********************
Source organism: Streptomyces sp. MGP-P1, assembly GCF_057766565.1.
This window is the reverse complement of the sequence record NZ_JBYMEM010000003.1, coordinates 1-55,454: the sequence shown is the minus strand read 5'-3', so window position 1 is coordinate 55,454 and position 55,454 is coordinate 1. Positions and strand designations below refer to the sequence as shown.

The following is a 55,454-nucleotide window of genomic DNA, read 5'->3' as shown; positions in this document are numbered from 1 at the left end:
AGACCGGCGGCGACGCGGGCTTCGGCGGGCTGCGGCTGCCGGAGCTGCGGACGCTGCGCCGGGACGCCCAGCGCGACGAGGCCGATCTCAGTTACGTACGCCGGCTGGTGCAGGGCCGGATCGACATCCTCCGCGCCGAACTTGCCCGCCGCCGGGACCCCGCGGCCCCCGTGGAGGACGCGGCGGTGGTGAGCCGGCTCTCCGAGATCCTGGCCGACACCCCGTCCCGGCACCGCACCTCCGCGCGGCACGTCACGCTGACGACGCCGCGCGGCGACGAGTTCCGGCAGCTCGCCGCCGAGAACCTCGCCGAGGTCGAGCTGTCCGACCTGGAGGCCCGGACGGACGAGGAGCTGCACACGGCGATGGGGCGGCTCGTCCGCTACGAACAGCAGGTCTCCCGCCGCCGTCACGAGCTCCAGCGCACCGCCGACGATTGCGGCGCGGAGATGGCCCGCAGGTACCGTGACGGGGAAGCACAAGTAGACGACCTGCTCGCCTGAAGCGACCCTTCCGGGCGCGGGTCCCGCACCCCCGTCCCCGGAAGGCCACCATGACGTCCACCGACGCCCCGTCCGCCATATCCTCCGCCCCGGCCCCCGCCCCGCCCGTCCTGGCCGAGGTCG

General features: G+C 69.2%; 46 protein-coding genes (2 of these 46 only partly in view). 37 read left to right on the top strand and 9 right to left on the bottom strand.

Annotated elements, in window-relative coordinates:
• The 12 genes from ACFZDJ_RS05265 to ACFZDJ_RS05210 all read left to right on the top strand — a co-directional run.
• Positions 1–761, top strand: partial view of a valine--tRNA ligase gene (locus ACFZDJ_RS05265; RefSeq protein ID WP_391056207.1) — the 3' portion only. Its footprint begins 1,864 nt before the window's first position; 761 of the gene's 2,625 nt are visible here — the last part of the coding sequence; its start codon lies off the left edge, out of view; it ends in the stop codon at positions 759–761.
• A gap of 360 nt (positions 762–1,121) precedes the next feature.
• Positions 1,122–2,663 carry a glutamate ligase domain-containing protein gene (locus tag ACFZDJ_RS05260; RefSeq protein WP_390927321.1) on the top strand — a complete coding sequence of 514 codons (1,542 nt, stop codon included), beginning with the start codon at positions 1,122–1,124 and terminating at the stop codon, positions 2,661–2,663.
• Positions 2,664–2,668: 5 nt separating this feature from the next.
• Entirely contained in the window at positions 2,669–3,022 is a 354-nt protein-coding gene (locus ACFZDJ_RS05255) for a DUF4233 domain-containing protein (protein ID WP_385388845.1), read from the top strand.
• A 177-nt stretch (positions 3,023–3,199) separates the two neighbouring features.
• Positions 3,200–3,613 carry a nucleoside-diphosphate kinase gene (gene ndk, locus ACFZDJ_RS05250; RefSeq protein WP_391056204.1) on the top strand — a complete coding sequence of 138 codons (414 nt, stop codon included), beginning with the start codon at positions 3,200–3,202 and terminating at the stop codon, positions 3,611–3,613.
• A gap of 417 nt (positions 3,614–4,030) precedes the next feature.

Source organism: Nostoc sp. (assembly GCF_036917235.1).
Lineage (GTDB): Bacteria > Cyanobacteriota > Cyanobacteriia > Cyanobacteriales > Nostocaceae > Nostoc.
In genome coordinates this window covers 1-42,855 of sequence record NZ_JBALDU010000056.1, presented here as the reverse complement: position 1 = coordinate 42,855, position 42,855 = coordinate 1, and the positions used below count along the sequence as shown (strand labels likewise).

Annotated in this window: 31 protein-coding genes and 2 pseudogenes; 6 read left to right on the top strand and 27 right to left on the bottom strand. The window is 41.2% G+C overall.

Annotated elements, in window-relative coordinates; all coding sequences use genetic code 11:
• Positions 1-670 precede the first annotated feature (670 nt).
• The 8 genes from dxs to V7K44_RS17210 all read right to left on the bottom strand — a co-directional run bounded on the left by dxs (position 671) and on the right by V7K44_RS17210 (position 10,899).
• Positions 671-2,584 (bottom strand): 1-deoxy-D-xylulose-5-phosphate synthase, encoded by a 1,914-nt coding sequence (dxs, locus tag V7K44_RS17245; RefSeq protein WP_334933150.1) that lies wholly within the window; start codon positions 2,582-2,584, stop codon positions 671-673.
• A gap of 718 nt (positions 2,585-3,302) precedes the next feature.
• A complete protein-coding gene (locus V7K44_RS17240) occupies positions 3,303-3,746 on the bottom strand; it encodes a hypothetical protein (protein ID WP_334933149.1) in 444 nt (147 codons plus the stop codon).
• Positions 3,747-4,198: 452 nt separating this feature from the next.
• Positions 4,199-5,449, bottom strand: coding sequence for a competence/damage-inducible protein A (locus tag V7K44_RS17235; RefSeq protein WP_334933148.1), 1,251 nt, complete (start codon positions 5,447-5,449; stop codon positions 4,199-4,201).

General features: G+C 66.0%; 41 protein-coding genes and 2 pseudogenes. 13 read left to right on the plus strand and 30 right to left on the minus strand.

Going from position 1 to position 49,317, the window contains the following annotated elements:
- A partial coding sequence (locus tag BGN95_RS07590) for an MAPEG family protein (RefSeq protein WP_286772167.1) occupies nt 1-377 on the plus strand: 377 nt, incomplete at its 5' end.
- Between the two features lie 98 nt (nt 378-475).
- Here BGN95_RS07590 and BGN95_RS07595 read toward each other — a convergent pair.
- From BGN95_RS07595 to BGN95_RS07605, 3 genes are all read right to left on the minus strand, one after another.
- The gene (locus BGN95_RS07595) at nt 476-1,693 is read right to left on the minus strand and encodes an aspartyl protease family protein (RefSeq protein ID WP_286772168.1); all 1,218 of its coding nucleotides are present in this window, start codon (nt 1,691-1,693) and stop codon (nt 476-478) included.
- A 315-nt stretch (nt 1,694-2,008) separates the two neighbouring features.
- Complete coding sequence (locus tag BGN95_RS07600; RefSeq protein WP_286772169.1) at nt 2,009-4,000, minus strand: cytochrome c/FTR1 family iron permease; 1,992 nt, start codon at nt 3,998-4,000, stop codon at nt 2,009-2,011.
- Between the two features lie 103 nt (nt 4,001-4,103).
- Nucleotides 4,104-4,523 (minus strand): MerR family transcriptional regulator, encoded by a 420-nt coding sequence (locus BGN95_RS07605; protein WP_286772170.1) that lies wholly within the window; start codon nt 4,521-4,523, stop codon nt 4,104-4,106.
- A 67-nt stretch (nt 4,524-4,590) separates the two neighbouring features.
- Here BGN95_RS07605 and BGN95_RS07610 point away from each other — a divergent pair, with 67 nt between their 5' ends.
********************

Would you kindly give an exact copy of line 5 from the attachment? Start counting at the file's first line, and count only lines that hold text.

General features: G+C 69.2%; 46 protein-coding genes (2 of these 46 only partly in view). 37 read left to right on the top strand and 9 right to left on the bottom strand.